Teenagers. Literally never get old.

Photos Courtesy of: Movpins

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Space Station 76 (2014)

Being up in space can make a lot of people upset. And horny too, apparently.

Somewhere all the way up in space, lies Space Station 76 a refueling outpost that is being currently used in the 70’s. Aboard the 76 are a bunch of sad and lonely people, most of whom don’t really seem to understand that there’s more to life than just what’s given to them. Like, for instance, try the ship’s mechanic (Matt Bomer), who can’t seem to get a grip on his emotions, or even his philandering, constantly pill-popping wife (Marisa Coughlan). Then, there’s also Captain Glenn (Patrick Wilson) who, because of a secret he’s holding near and dear to his heart, is slowly dying inside and is contemplating whether or not this life that he has is worth living after all. But, soon, both of these men’s lives are changed once Jessica (Liv Tyler), a new second-in-command to Glenn, shakes things up. Not to mention, she comes around during the most joyful, happiest time of the year: the Holidays! What’s so sad about that?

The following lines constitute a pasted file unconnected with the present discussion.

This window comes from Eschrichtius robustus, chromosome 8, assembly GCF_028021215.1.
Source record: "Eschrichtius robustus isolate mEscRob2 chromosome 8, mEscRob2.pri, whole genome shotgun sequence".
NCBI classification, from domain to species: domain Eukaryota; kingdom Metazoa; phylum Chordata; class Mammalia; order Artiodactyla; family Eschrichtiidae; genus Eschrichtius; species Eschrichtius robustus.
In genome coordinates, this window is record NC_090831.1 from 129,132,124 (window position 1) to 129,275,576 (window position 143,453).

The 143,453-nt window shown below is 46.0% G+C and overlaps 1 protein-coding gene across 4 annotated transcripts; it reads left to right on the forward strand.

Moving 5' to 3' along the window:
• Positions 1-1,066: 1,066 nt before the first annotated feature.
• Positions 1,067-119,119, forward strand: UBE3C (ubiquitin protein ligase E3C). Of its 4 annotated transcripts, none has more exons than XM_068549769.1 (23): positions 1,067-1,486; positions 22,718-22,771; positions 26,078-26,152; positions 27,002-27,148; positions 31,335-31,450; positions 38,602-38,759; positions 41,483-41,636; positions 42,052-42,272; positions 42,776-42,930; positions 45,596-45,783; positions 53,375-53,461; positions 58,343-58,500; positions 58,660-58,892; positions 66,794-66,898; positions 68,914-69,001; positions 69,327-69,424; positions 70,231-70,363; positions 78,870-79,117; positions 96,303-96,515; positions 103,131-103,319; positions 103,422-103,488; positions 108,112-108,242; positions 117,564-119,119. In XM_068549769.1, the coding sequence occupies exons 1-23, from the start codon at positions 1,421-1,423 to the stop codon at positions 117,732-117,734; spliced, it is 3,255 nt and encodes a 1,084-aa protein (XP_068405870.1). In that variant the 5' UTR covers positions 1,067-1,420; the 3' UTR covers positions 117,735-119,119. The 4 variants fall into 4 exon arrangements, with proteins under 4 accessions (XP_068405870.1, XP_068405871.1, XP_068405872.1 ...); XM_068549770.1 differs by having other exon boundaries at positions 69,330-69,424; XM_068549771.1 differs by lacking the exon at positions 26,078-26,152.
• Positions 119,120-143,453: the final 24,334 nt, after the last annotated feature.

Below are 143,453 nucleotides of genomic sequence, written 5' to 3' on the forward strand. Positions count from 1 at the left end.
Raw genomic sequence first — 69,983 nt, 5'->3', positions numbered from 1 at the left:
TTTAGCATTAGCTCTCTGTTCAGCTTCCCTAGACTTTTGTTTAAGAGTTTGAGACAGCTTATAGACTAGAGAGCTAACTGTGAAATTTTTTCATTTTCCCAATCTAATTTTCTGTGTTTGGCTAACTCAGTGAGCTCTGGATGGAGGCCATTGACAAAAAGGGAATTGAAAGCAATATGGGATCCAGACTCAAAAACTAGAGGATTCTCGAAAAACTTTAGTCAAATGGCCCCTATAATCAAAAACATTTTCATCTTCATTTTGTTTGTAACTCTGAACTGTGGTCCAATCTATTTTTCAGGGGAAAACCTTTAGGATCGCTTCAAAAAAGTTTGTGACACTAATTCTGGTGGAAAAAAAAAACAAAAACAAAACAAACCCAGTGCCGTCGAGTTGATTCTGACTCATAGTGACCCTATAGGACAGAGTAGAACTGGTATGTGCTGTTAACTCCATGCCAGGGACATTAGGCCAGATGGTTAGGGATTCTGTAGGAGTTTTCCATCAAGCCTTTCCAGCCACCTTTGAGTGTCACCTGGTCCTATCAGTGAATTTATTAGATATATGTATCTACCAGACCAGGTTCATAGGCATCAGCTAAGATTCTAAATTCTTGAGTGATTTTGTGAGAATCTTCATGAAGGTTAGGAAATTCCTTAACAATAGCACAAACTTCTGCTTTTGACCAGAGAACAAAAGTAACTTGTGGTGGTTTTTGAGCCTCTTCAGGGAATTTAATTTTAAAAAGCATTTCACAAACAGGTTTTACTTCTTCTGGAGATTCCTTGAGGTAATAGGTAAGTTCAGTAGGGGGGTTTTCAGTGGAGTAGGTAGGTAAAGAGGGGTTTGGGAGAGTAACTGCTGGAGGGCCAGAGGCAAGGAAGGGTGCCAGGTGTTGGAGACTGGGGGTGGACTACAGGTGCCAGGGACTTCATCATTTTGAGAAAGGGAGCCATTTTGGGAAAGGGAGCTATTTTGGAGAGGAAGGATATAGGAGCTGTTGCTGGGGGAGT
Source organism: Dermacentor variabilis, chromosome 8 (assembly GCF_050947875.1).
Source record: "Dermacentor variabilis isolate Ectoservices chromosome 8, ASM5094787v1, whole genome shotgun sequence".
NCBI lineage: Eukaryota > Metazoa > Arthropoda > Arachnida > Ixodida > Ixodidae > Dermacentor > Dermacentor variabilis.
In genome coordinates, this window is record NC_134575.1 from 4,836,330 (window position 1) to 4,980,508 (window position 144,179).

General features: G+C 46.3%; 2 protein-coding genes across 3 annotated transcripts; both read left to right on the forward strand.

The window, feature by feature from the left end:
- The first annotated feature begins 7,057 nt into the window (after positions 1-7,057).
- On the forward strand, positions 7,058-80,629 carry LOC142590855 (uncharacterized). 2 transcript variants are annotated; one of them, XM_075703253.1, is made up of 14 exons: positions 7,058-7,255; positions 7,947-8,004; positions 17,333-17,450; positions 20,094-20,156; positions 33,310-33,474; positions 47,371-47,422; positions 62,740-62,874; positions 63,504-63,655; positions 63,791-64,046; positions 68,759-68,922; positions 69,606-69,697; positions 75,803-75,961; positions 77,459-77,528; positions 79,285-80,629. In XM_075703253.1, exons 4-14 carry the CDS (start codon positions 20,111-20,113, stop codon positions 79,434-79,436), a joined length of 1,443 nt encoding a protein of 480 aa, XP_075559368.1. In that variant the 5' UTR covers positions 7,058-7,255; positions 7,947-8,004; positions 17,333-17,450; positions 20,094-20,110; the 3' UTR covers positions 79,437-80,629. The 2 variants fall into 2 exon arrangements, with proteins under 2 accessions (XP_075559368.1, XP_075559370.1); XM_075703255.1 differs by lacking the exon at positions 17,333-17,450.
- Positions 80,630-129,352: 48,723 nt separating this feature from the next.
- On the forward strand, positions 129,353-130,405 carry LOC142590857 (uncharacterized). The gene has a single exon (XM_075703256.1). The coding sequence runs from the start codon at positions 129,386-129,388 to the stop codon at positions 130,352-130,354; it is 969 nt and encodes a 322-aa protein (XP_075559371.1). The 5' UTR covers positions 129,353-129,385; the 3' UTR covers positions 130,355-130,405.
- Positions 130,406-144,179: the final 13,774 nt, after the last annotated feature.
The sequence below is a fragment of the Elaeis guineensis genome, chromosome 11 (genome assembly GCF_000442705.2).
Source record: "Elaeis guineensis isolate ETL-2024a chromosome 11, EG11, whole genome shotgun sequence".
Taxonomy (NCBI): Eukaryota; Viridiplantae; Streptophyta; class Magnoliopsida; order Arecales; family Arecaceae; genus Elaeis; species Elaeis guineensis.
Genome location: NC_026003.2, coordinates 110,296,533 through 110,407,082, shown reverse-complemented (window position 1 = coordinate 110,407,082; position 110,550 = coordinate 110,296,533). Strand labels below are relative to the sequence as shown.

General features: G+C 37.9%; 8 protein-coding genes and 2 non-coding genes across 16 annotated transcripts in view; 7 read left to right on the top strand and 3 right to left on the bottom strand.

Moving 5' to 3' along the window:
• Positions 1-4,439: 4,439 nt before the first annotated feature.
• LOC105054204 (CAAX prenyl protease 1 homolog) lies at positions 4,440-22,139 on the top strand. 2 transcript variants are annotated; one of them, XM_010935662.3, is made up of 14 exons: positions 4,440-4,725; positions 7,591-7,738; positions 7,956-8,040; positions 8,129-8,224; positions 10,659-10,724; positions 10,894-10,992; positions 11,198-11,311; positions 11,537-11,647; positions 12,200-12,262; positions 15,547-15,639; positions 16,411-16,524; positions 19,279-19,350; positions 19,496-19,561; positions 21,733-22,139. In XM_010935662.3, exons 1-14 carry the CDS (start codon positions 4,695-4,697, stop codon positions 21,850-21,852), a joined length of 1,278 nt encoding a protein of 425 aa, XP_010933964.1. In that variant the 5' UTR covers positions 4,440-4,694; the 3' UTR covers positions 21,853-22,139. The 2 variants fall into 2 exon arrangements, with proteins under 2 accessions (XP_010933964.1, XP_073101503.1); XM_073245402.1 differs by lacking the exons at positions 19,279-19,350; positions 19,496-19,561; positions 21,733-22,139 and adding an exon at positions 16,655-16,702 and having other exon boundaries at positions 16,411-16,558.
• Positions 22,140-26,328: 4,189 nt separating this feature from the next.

"What did I tell you about singing, "Walk this Way" in my presence?"

“What did I tell you about singing, “Walk this Way” in my presence?”

On the surface, Space Station 76 seems like an over-the-top, campy-farce that wants to make fun of 70’s fashion, ideas, and conventions that they can’t even contain themselves on the very retro-looking poster. And pretty much, for the first thirty minutes or so, that’s exactly how it all plays out. It’s definitely over-the-top and campy as one would expect, but also incredibly weird, with random, almost shocking scenes of sex and masturbation, and an overall tone that was so bizarre, I couldn’t help but feeling like I stumbled upon a late-night special from Adult Swim. That’s not to say any of what I’m saying is actually a bad thing, as much as it was just a thing that I was enjoying, but wasn’t too sure about how well it would still hold-up for the next hour and ten minutes.